Which LS3/5a?

I would like to add one more speaker to my small group of speakers and I am considering my first LS3/5a.  The Rogers LS3/5a SE or Falcons Gold Badge appear to be the two that have caught my attention but I am open to any suggestions from owners of other brands of ls3/5a's.  Currently I have been enjoying a Dynaudio Heritage Special speakers and would like to buy a ls3/5a and compare the two and keep one set of speakers.  So any LS35a owners out there?


Rogers LS3/5a! I have a pair. Bought on eBay from a seller in Lithuania (!) for $960. I first listened to the Rogers back in 1976 at Audiocom in CT. The price then was $450/pr. Now they sell for around $1800 used. That’s a good price compared to a new pair of the Falcon’s. The LS3/5a would make a great desert island speaker paired with an original NAD 3020 (which I also owned back in the day).

You should also consider the Chartwell and Goodman's versions, along with KEF. 

i prefer the higher impedance models of ls3/5a if memory serves correctly, it has been many years

that said, proac super tablettes out-perform the 3/5a in every important aspect...

it is what put stu tyler and proac on the map in the late 80's

There is a friend who goes by LS3/5a on another (SH) forum who has owned a number of these fabled models over the years who you could reach out to.

If I recall from a recent conversation, he is of the opinion that the bigger box offering from Falcon is the bee’s knees.

”Designed by Malcolm Jones and sold by Falcon for many years, the updated Q7 features the same Falcon B110 and T27 drive units as used in the Falcon LS3/5a in a specially extended LS3/5a-type cabinet to produce an optimum Q=0.7 system with extra bass compared to the LSA3/5a (+2dB @ 50 Hz).”


Post removed 

I own a pair of Graham Chartwell LS3/5. (Not A) wonderful speakers.  On that note, I do not believe you can make a bad choice, as long as said speakers are functioning properly.  Enjoy the magic! 

I first heard the LS3/5a (the first, 15 ohm version) when I lived in London in 1979 and was much enchanted with the sound, though I didn't buy a pair.   Fast forward to 2022, and I was considering a set of the current Falcons -- I just didn't have enough faith to buy a pair of the used originals, especially at their current prices, as things do age, and there is always the question of who did what to them during the past 40+ years.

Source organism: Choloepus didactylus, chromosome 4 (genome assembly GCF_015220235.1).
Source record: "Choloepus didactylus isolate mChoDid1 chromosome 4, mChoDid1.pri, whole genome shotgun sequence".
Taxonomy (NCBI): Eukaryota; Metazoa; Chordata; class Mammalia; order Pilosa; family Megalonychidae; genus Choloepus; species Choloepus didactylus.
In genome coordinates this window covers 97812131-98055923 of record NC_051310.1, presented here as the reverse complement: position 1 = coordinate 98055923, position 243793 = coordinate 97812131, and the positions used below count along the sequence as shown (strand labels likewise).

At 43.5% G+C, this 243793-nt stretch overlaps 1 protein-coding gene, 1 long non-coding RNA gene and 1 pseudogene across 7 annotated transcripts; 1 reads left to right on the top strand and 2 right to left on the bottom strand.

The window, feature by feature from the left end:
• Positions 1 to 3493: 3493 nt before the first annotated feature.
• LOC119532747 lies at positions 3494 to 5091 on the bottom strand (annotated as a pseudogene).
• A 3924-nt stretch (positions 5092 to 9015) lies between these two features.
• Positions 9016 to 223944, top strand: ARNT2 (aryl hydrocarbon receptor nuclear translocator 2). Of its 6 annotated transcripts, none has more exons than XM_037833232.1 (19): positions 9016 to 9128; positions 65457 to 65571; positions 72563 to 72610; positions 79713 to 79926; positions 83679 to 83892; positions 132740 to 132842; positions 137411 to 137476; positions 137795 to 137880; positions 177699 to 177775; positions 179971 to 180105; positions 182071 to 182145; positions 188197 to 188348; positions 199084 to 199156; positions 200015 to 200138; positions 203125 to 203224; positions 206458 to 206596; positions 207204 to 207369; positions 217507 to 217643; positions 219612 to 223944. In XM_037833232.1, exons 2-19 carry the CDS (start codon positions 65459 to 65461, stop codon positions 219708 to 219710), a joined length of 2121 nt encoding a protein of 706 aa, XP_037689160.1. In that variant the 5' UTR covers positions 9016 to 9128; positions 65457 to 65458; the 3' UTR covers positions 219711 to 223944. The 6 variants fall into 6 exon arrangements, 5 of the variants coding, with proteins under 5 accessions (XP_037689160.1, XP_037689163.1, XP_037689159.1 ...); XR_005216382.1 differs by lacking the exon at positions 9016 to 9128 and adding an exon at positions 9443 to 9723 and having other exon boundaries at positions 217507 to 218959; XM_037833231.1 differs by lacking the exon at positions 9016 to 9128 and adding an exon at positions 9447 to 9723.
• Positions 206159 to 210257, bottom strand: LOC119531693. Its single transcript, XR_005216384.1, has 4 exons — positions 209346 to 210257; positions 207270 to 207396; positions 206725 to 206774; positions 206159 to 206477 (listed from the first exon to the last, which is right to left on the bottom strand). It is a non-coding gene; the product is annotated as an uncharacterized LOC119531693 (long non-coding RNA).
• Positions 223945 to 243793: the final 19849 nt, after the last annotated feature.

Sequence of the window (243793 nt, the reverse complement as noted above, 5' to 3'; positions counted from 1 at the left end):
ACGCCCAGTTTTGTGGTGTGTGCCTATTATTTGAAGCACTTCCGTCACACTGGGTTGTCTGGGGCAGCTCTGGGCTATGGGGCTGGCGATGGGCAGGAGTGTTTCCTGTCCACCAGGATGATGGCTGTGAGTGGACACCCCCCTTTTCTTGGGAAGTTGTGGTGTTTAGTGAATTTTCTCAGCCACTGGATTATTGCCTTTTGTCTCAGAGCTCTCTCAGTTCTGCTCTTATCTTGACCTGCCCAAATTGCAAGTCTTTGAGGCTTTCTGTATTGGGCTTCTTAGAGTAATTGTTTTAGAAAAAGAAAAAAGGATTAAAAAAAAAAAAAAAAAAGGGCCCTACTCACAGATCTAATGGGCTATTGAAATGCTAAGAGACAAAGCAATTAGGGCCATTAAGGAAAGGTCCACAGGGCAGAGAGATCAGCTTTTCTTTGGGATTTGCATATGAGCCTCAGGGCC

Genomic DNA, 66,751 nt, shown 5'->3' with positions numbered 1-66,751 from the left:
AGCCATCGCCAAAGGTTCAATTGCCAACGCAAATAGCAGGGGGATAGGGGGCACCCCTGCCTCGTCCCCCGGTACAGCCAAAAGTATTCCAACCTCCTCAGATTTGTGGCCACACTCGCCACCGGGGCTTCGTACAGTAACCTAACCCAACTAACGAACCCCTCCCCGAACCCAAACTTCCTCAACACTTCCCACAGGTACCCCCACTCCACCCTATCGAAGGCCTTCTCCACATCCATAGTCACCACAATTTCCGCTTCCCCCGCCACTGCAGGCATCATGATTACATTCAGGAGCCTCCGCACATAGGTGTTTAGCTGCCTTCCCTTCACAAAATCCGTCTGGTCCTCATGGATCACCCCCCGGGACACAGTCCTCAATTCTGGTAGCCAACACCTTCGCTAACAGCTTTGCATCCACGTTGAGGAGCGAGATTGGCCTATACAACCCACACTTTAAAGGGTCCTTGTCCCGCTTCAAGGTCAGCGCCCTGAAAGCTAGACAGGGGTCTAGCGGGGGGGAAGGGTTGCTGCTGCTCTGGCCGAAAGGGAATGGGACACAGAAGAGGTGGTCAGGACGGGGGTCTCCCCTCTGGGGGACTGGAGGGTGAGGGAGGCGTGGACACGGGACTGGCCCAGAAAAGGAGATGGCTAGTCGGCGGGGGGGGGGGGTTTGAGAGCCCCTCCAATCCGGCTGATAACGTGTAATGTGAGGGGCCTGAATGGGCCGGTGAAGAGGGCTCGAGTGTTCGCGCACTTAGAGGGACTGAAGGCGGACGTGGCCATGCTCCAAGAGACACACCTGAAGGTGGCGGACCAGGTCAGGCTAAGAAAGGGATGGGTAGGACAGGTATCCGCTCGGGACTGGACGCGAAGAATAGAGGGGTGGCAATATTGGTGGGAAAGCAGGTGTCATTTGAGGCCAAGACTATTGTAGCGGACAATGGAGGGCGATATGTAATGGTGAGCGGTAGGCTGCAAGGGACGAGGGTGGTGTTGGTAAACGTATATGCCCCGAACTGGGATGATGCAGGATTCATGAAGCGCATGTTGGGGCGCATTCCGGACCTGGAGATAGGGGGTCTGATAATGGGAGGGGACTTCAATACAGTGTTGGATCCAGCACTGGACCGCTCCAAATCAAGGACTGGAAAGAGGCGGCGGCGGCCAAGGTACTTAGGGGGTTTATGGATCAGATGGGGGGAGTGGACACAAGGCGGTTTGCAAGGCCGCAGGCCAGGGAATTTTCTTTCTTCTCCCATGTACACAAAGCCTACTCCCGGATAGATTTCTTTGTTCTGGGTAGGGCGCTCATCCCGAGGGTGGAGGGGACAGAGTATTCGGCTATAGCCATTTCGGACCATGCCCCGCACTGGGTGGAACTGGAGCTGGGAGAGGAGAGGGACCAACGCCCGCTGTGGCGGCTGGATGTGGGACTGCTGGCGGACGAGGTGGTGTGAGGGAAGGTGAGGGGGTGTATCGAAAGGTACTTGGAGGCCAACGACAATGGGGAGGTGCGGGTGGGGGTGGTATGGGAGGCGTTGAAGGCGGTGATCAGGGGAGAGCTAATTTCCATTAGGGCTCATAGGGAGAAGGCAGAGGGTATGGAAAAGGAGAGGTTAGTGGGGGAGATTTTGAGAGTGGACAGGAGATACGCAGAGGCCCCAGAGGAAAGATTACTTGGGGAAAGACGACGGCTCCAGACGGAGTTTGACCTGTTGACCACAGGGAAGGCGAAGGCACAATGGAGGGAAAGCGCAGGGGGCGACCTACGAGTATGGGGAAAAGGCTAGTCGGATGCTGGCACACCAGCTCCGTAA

However, I ended up stumbling across a mint pair of year-old Spendor 4/5s that I got at a great price -- $1,500 instead of the $2,800 list price.  They have all the magic of the original LS3/5a speakers, but with far superior bass and dynamic range.  If I was limited to a single pair of small bookshelves, I wouldn't hesitate to base my only system around these.

@bobheinatz  -- not directly, but having heard various versions of the LS3/5a over the years, there is no doubt in my mind that the new Spendor has the same wonderful midrange of the LS3/5a plus the advantages mentioned above.  So, count me a happy camper.

That said, I know that others may reach a different conclusion. Sometimes the lure of owning a pure version of a legendary classic is simply too great to ignore. That's a decision each person must reach on their own.

Agreeing with Missti on the Spendor Classic 4/5’s. Just got a pair and very pleased.

I have an extensive collection of LS3/5a monitors. IMHO the very limited Falcon KINGSWOOD WARREN EDITION is the best, and not by a small margin! For vintage examples, I still favor the CHARTWELL only if in great condition. I also like the warmer balance of the Graham LS3/5 with the partnered Graham passive subwoofers, but it does lower the impedance with the subs. So for lower powered tubes, the monitors alone are preferable. It’s been a love affair since my first Rogers 15 ohm in the late 1970’s! 

Hello @bobheinatz 

i have (and still own) a pair of 15ohm Rogers walnut 3/5a(1990) and a pair of Harbeth Rosewood (special edition) 11ohm (1994)